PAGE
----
Editor's Note: This is the second article in a series of articles that will be taking a look at challenging situations that may be facing your workforce. Lynne Eisaguirre began the series by tackling How to Deal with Problem Employees Within the Limits of the Law and will be covering common behavioral problems (gossiping, violence, drug use, etc.) that your employees may posses and how to address these issues in this and upcoming articles.
Ask employees how they feel about gossip and you'll get the same answer from all of them: They dislike it. Yet ask those same people if gossip exists in their workplace and you'll get the same answer: absolutely. So, what gives?
Social scientists tell us gossip is a time honored and popular way to increase social functioning and connection. The truth is, we all gossip, because we all talk about other people. When we say we don't like gossip, what we really mean is that we don't like gossip about us or people we like.
The problem in the workplace, of course, is that gossip can poison environments, reduce productivity, and perpetuate nasty rumors. The best leaders make it clear that they will simply not tolerate gossip in any form. That means, of course, that they have to "walk the talk" and not gossip themselves.
The best way to deal with gossip is to head it off at the pass by making sure that your employees know from the start that you will not tolerate gossip. If you do that, and if you lead by example, you'll be much less likely to invite them to engage in this bothersome activity.
When you talk about gossip with employees initially, it's best to do so in a group and to give specific examples of why gossip is most damaging: company rumors, unfounded speculation about co-workers personal life, unannounced promotions, or whatever makes your personal list.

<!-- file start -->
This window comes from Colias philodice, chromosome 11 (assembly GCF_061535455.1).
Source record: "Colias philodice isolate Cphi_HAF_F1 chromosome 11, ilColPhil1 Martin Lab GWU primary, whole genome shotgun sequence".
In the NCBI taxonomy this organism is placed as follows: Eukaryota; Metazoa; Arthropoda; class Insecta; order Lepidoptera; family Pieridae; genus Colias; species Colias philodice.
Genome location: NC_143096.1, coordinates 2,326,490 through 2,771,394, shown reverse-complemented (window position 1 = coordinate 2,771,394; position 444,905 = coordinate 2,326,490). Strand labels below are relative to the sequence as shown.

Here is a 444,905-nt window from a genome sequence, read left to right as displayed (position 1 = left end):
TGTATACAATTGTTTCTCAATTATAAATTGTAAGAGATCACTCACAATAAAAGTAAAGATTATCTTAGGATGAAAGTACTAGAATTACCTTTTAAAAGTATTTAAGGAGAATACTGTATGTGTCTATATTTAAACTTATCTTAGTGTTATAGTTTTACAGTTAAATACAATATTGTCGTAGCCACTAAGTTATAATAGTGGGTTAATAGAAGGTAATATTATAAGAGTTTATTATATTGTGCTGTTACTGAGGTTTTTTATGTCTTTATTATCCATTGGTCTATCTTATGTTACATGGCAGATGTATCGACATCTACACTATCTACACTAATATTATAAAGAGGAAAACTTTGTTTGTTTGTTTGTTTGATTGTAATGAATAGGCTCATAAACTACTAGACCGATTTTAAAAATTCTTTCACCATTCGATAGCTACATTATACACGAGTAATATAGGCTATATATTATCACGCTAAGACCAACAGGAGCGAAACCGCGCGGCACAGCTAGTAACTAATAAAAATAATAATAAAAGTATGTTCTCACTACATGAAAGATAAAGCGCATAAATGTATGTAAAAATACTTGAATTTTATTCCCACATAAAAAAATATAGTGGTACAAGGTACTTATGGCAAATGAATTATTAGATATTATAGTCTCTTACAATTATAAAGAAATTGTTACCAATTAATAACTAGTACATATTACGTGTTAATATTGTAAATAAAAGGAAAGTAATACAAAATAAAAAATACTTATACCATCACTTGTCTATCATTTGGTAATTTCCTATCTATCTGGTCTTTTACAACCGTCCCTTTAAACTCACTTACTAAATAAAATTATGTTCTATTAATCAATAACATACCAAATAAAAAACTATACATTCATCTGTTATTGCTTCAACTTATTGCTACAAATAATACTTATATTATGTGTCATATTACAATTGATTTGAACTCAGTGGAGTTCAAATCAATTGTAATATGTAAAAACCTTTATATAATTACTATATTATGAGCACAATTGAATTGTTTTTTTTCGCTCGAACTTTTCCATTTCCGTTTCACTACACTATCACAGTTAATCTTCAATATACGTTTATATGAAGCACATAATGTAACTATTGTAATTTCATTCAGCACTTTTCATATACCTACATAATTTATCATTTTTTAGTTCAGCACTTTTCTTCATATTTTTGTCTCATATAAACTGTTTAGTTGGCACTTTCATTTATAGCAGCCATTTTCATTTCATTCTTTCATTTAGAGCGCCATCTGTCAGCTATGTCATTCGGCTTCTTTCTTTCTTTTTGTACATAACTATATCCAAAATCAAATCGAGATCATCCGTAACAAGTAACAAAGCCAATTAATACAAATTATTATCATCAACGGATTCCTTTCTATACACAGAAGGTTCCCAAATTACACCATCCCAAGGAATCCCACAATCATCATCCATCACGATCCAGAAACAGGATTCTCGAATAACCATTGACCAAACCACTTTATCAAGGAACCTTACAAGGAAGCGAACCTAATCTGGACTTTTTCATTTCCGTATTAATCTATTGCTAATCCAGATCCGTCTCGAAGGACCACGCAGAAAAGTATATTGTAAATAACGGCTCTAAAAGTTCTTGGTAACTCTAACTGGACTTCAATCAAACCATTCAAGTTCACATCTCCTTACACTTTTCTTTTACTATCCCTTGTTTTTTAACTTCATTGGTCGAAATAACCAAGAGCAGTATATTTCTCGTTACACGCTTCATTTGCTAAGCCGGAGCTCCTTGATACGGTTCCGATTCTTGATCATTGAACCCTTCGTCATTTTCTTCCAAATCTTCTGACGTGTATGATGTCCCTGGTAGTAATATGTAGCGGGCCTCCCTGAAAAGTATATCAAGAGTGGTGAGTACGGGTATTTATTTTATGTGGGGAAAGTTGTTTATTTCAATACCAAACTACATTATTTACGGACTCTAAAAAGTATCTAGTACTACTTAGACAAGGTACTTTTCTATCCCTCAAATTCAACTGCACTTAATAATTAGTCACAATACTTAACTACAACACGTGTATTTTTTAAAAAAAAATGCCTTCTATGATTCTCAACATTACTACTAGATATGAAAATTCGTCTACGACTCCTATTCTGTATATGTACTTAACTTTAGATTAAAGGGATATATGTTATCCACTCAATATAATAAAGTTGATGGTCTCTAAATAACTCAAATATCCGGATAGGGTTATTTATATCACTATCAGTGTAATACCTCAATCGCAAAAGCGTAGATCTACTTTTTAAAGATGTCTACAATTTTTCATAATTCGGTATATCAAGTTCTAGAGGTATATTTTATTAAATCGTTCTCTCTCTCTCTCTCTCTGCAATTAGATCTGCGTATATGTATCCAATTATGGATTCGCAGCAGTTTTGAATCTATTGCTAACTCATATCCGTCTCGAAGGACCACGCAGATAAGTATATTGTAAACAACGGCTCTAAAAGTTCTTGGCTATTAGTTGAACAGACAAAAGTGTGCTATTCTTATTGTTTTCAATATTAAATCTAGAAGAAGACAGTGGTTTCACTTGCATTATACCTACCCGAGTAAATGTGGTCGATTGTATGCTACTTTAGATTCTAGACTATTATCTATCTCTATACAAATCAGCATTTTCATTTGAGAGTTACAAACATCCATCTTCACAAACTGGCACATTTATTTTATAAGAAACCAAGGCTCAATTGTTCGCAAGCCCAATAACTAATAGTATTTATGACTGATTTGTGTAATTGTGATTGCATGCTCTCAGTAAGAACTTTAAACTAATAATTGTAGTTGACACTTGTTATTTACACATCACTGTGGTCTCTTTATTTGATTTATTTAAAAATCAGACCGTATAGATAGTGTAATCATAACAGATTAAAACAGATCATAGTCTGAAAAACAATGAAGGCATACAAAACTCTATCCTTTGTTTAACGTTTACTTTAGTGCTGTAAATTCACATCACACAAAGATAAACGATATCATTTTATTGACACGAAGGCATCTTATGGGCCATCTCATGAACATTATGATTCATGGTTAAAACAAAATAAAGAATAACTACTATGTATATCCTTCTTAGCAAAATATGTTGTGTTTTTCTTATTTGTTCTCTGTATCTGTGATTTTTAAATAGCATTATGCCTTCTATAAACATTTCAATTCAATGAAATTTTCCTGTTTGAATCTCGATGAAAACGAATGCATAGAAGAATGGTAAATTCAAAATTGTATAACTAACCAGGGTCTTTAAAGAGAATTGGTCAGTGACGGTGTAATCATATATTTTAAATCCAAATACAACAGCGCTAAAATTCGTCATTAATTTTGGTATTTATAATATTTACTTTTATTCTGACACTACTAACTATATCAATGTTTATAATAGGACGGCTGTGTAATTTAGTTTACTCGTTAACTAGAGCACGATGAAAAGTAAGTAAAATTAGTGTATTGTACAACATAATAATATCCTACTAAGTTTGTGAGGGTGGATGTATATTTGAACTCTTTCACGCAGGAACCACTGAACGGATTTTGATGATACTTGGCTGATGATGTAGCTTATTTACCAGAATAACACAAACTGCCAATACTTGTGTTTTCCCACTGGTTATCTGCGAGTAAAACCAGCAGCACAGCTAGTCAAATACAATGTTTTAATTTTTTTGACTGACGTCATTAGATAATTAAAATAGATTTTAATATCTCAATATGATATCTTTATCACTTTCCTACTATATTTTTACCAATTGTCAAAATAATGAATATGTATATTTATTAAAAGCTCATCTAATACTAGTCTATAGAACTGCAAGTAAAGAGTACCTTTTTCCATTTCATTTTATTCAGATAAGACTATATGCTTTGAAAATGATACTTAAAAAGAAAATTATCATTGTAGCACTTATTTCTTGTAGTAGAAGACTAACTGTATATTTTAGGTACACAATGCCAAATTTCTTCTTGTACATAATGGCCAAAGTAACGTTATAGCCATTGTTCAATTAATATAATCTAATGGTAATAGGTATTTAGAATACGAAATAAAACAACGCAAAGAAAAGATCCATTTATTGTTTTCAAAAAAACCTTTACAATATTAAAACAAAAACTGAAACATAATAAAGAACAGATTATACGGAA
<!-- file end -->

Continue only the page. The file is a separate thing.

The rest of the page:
After that, you need to up the ante by making clear that they understand that beyond gossip lies defamation. Defamation is a legal term that refers to saying something false about another person that interferes with their reputation. The courts take defamation very seriously, especially in a workplace setting because they realize that no matter what our job title; the only thing we really have to sell is our reputation. Once our reputation is damaged, we have nothing left to give at work.
As a manager, you have a special obligation to watch what your employees are saying after there's been a complaint and/or an investigation of some act of discrimination, threats, or other misconduct. The rumor mill goes into overdrive after one of these incidents. Unfortunately, most of the rumors are untrue (in fact, much worse than the truth) and can lead to defamation claims.
If you've had one of these upsets in your workgroup, you need to call a meeting, warn them about defamation issues, and make sure that they understand you will impose discipline for anyone you hear has talked about this issue. You may be able to convince HR or legal to come in and give them a sanitized version of what did actually occur so that employees don't have to keep speculating. Regardless, it is your job to squash any rumors and make sure that they don't keep happening.
It helps to ask your troops to imagine how they would feel if someone were spreading rumors about them. Personnel matters need to be kept private, as your employees would agree if they were going through a complaint or an investigation.
Lynne Eisaguirre is a former practicing employment attorney whose media credits include CNN Headline News, ABC News, Bloomberg TV, U.S. News & World Reports, The Boston Globe and The San Francisco Chronicle, among many others. She presents speeches and workshops on management issues to clients such as Bristol Myers Squibb, Harley Davidson, Sun Microsystems and Southwest Airlines. You can reach Lynne at http://www.workplacesthatwork.com.